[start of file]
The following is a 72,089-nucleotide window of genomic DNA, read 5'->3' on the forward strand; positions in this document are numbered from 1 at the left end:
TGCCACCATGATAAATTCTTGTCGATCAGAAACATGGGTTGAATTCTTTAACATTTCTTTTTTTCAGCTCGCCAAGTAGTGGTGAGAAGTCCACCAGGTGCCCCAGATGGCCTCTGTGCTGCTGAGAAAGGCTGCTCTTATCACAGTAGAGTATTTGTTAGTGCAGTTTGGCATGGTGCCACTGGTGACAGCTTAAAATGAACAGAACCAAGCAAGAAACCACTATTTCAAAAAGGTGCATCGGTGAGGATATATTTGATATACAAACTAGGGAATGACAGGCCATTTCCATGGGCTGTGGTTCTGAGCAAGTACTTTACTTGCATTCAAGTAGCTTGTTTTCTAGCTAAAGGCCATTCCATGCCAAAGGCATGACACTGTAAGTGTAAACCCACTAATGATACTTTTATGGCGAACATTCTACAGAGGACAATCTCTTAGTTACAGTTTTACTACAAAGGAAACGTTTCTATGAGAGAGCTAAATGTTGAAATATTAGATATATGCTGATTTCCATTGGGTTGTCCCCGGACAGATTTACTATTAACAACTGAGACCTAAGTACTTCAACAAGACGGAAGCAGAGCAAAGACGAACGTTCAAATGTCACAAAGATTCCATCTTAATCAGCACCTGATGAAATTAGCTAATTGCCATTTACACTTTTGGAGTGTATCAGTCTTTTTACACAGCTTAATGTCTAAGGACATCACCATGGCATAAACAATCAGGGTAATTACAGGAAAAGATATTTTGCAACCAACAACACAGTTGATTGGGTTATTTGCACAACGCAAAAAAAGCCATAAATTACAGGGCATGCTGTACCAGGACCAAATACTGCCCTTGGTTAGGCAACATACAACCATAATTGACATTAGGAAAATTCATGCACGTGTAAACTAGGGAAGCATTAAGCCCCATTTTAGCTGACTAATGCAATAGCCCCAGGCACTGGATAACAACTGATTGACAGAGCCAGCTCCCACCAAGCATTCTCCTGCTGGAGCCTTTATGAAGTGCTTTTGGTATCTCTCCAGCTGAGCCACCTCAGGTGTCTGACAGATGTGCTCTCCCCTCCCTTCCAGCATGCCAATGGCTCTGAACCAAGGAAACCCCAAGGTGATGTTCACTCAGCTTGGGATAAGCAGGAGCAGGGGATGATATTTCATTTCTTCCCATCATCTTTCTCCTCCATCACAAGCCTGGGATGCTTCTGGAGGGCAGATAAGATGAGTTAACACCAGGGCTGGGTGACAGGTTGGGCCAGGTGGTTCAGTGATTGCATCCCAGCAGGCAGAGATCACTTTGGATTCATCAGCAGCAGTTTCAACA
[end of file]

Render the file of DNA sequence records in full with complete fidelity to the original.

The following is a 72,089-nucleotide window of genomic DNA, read 5'->3' on the forward strand; positions in this document are numbered from 1 at the left end:
TGCCACCATGATAAATTCTTGTCGATCAGAAACATGGGTTGAATTCTTTAACATTTCTTTTTTTCAGCTCGCCAAGTAGTGGTGAGAAGTCCACCAGGTGCCCCAGATGGCCTCTGTGCTGCTGAGAAAGGCTGCTCTTATCACAGTAGAGTATTTGTTAGTGCAGTTTGGCATGGTGCCACTGGTGACAGCTTAAAATGAACAGAACCAAGCAAGAAACCACTATTTCAAAAAGGTGCATCGGTGAGGATATATTTGATATACAAACTAGGGAATGACAGGCCATTTCCATGGGCTGTGGTTCTGAGCAAGTACTTTACTTGCATTCAAGTAGCTTGTTTTCTAGCTAAAGGCCATTCCATGCCAAAGGCATGACACTGTAAGTGTAAACCCACTAATGATACTTTTATGGCGAACATTCTACAGAGGACAATCTCTTAGTTACAGTTTTACTACAAAGGAAACGTTTCTATGAGAGAGCTAAATGTTGAAATATTAGATATATGCTGATTTCCATTGGGTTGTCCCCGGACAGATTTACTATTAACAACTGAGACCTAAGTACTTCAACAAGACGGAAGCAGAGCAAAGACGAACGTTCAAATGTCACAAAGATTCCATCTTAATCAGCACCTGATGAAATTAGCTAATTGCCATTTACACTTTTGGAGTGTATCAGTCTTTTTACACAGCTTAATGTCTAAGGACATCACCATGGCATAAACAATCAGGGTAATTACAGGAAAAGATATTTTGCAACCAACAACACAGTTGATTGGGTTATTTGCACAACGCAAAAAAAGCCATAAATTACAGGGCATGCTGTACCAGGACCAAATACTGCCCTTGGTTAGGCAACATACAACCATAATTGACATTAGGAAAATTCATGCACGTGTAAACTAGGGAAGCATTAAGCCCCATTTTAGCTGACTAATGCAATAGCCCCAGGCACTGGATAACAACTGATTGACAGAGCCAGCTCCCACCAAGCATTCTCCTGCTGGAGCCTTTATGAAGTGCTTTTGGTATCTCTCCAGCTGAGCCACCTCAGGTGTCTGACAGATGTGCTCTCCCCTCCCTTCCAGCATGCCAATGGCTCTGAACCAAGGAAACCCCAAGGTGATGTTCACTCAGCTTGGGATAAGCAGGAGCAGGGGATGATATTTCATTTCTTCCCATCATCTTTCTCCTCCATCACAAGCCTGGGATGCTTCTGGAGGGCAGATAAGATGAGTTAACACCAGGGCTGGGTGACAGGTTGGGCCAGGTGGTTCAGTGATTGCATCCCAGCAGGCAGAGATCACTTTGGATTCATCAGCAGCAGTTTCAACA